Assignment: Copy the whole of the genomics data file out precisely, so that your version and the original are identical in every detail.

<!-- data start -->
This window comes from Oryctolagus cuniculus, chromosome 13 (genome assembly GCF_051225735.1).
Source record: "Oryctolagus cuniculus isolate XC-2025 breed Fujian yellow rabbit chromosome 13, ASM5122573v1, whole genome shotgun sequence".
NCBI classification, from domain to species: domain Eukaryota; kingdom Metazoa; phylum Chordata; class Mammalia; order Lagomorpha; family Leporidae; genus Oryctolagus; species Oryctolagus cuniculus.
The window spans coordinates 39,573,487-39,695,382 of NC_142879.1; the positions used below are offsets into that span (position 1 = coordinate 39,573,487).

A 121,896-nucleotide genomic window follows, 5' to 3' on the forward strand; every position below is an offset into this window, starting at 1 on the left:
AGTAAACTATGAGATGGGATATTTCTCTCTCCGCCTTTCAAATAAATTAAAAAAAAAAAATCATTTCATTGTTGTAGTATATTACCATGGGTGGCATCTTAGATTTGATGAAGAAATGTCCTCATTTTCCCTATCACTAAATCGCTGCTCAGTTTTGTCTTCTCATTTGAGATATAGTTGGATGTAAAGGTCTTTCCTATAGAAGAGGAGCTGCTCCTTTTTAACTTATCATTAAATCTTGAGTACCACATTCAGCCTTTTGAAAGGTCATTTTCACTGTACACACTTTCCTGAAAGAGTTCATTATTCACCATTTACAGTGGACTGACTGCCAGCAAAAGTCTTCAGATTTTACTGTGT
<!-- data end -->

This window comes from Oryctolagus cuniculus, chromosome 13 (genome assembly GCF_051225735.1).
Source record: "Oryctolagus cuniculus isolate XC-2025 breed Fujian yellow rabbit chromosome 13, ASM5122573v1, whole genome shotgun sequence".
NCBI classification, from domain to species: domain Eukaryota; kingdom Metazoa; phylum Chordata; class Mammalia; order Lagomorpha; family Leporidae; genus Oryctolagus; species Oryctolagus cuniculus.
The window spans coordinates 39,573,487-39,695,382 of NC_142879.1; the positions used below are offsets into that span (position 1 = coordinate 39,573,487).

A 121,896-nucleotide genomic window follows, 5' to 3' on the forward strand; every position below is an offset into this window, starting at 1 on the left:
AGTAAACTATGAGATGGGATATTTCTCTCTCCGCCTTTCAAATAAATTAAAAAAAAAAAATCATTTCATTGTTGTAGTATATTACCATGGGTGGCATCTTAGATTTGATGAAGAAATGTCCTCATTTTCCCTATCACTAAATCGCTGCTCAGTTTTGTCTTCTCATTTGAGATATAGTTGGATGTAAAGGTCTTTCCTATAGAAGAGGAGCTGCTCCTTTTTAACTTATCATTAAATCTTGAGTACCACATTCAGCCTTTTGAAAGGTCATTTTCACTGTACACACTTTCCTGAAAGAGTTCATTATTCACCATTTACAGTGGACTGACTGCCAGCAAAAGTCTTCAGATTTTACTGTGT